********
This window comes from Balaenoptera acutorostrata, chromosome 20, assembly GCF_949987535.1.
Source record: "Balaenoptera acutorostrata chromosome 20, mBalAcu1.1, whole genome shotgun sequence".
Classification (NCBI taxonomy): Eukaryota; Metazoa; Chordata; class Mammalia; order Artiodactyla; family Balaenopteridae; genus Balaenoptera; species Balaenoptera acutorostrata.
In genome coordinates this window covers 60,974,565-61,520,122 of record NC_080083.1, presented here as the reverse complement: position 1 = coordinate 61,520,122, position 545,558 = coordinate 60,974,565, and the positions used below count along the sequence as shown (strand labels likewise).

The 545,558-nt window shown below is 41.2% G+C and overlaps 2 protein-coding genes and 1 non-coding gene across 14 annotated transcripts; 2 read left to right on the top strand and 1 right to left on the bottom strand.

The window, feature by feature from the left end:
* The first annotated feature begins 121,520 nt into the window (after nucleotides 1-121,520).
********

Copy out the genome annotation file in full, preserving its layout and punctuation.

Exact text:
This window comes from Balaenoptera acutorostrata, chromosome 20, assembly GCF_949987535.1.
Source record: "Balaenoptera acutorostrata chromosome 20, mBalAcu1.1, whole genome shotgun sequence".
Classification (NCBI taxonomy): Eukaryota; Metazoa; Chordata; class Mammalia; order Artiodactyla; family Balaenopteridae; genus Balaenoptera; species Balaenoptera acutorostrata.
In genome coordinates this window covers 60,974,565-61,520,122 of record NC_080083.1, presented here as the reverse complement: position 1 = coordinate 61,520,122, position 545,558 = coordinate 60,974,565, and the positions used below count along the sequence as shown (strand labels likewise).

The 545,558-nt window shown below is 41.2% G+C and overlaps 2 protein-coding genes and 1 non-coding gene across 14 annotated transcripts; 2 read left to right on the top strand and 1 right to left on the bottom strand.

The window, feature by feature from the left end:
* The first annotated feature begins 121,520 nt into the window (after nucleotides 1-121,520).